Army-Navy fans still have a little over a month to wait before the two military academies meet on the gridiron. But the rivalry got a warm up last week when the schools met for the Army Navy Soccer Cup IV.
Fans packed PPL Park, home of the Philadelphia Union, last Tuesday to watch the Navy Midshipmen and Army Black Knights men’s soccer teams square off on the pitch. And after three straight losses, Army defeated Navy for the first time, 2-1.
Army-Navy is one of the most anticipated college football games of the season. But what about Army-Navy fútbol?
On Tuesday at 7 p.m., Army West Point and the Naval Academy will face off in the fourth Army-Navy Cup at PPL Park, home of the MLS team the Philadelphia Union. Navy leads the series 2-0-1.
"It's an incredible event for both programs, especially the student-athletes in particular, getting a chance to play at a venue like this, with this type of crowd," Army head coach Russell Payne said. "For us, for me, and for all of my program, I think that it's obviously the highlight or one of the major highlights of the year, and, hopefully in college soccer, it's one of the highlights of the year."
Tom (left) and Matt Oldfield, and the cover of their book about Wayne Rooney
Tom and Matt Oldfield are two major soccer enthusiasts. Born and raised in Southampton, England, the brothers grew up playing, watching and talking soccer. Today, as adults, they’ve turned that love of the game into a series of young adult novels about some of soccer’s biggest names. The books focus on Gareth Bale, Wayne Rooney, and Raheem Sterling, and they paint a picture of how each of the players grew up and overcame challenges to become Premier League stars.
Tom is a freelance author who lives in Toronto, Canada. He writes biographies on major sports figures. He has written books on Cristiano Ronaldo, Arsene Wenger, and Rafael Nadal. He has been writing for a while. Matt, meanwhile, lives in London and is the editor-in-chief of Of Pitch and Page, a website “celebrating the best football books around.” The books on Bale, Rooney and Sterling are his very first children's books.
In an interview with SI Kids, Tom and Matt talked about their love of soccer, writing fictionalized accounts of real players’ lives, and what they hope kids take away from reading their books.
Editor’s note: Yesterday, the 2015 Women’s World Cup-champion US Women’s National Team was honored at the White House by President Barack Obama. After the event, Abby Wambach, legendary USWNT member and the world’s all-time leading scorer in both men’s and women’s soccer, announced her retirement.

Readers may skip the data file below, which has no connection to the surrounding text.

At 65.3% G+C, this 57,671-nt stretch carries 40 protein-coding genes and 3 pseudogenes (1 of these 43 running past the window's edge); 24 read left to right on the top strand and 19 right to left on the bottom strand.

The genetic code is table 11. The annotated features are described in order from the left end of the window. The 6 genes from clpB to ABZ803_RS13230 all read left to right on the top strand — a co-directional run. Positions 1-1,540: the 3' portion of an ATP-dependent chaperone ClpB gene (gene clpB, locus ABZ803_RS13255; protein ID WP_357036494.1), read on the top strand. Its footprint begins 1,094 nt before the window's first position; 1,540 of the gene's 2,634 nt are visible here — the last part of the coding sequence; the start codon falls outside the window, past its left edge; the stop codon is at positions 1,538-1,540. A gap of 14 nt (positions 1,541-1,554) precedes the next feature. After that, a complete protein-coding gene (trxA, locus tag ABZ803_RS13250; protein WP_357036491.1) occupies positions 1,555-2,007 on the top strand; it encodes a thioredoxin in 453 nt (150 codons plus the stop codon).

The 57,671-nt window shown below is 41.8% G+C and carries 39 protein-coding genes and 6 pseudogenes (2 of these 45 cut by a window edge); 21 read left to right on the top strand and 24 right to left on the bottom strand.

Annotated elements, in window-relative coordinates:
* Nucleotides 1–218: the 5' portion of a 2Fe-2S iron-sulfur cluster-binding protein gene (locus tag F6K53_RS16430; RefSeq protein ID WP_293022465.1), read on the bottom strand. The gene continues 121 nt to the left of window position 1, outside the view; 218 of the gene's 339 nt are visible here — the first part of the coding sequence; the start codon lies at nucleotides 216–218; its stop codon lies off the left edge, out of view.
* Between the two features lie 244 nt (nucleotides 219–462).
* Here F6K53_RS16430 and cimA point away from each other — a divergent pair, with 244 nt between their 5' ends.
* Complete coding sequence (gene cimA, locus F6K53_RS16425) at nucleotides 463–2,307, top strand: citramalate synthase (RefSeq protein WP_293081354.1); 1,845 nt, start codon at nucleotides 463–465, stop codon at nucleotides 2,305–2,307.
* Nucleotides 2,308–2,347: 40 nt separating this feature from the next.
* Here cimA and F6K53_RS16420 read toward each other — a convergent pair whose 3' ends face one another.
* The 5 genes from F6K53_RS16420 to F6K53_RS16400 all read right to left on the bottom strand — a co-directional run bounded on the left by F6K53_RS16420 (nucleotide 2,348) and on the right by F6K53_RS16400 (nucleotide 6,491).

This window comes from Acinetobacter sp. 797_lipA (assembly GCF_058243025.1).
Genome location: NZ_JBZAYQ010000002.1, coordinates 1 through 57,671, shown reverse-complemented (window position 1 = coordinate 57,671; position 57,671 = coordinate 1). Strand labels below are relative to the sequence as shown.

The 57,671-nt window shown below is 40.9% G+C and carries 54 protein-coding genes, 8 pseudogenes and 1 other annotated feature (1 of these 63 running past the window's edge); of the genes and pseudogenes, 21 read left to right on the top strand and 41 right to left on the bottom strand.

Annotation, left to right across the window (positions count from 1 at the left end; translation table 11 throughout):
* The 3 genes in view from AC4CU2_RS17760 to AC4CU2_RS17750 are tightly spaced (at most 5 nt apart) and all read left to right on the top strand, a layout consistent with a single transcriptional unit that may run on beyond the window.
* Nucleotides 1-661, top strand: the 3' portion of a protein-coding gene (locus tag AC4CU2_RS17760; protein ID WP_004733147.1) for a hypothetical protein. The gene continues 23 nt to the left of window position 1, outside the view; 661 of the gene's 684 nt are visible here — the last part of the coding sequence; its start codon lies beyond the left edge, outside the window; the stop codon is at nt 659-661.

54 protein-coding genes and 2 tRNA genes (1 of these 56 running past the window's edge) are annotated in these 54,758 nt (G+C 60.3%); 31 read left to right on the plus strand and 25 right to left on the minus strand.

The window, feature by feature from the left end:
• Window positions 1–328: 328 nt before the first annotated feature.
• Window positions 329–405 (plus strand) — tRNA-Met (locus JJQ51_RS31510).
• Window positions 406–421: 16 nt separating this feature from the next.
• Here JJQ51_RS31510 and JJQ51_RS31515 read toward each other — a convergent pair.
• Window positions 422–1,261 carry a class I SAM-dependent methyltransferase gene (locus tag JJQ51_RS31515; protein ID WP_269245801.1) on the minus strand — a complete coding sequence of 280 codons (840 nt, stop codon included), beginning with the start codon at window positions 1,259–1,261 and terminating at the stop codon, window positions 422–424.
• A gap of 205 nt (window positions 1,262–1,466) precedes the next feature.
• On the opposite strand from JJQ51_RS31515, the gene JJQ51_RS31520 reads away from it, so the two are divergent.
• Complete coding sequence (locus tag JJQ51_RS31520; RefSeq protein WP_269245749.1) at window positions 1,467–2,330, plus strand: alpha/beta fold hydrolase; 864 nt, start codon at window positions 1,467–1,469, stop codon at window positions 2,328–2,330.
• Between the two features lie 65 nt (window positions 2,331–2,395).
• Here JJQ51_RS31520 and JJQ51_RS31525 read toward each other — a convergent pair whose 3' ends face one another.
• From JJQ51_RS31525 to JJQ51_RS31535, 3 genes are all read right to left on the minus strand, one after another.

Wambach will play with the US team through its 10-game victory tour. But after a match against China on December 16, she’ll hang up her cleats.
Earlier this month, Kid Reporter Kate Gilliam interviewed Wambach at an event in New York City. Here is her report.
Sports-related concussions are a big concern, especially for youth athletes. Soccer poses the highest risk for these types of head injuries in girls, according to a 2012 report from the Institute of Medicine and the National Research Council of the National Academy of Sciences.
In early October Abby Wambach came to Chelsea Piers in New York City to discuss this issue and teach kids about the proper way of heading a soccer ball and other important soccer skills.
WASHINGTON (AP) — President Barack Obama welcomed the U.S. women's 2015 World Cup champion soccer team to the White House Tuesday, saying the team's victory with class, excitement and style inspired the whole country.
"They've inspired millions of girls to dream bigger and, by the way, inspired millions of boys to look at girls differently, which is just as important," Obama said.
The U.S. defeated Japan 5-2 during the final to collect the top prize in women's soccer for the first time in 16 years. Obama said his youngest daughter Sasha was able to cheer on the team when she attended the game with Vice President Joe Biden and his granddaughter Maisy.
as told to Christina M. Tapper
Even if you weren't familiar with Carli Lloyd before this year's women's World Cup, chances are you know her name now. Despite netting game-winning goals to lift the U.S. to gold in the 2008 and '12 Olympics, Lloyd had largely flown under the radar. That is, until the midfielder had the biggest moment of her career on soccer's biggest stage.
During Team USA's 5--2 World Cup final win over Japan in July — a rematch of the 2011 final, which the U.S. lost in dramatic fashion — Lloyd scored on a corner kick, then drilled a loose ball into the net. She capped the performance with a stunning, video game-like wonder-strike from the center circle — 50 yards! It took Lloyd only 16 minutes to record the first-ever hat trick in a Women's World Cup final (and the second including men's finals), but getting to that moment took much longer.
Before Lloyd won the 2015 Golden Ball as the World Cup's best player, she was cut from the Under-21 team and benched while on the national team. Sports Illustrated Kids recently caught up with Lloyd, who shared her journey to that shining moment.
One of the biggest names in women's soccer is Alex Morgan. The US Women's National Team superstar helped lead her squad to the 2015 World Cup champioship. She's the first women's player to be on the cover of the FIFA video game series. And she's a role model to countless girls – and boys – around the world.
But how did Alex Morgan become, well, Alex Morgan? Disney XD answers that question this weekend. On Sunday, the station will air the latest episode of its Becoming series, which is focused on Morgan's rise to the top of not only soccer, but sports.
SI Kids spoke with Morgan about the episode, what she thinks about her big year, and how important it is to be a good role model for kids. Watch an exclusive clip from Becoming: Alex Morgan, then check out our interview with Alex Morgan!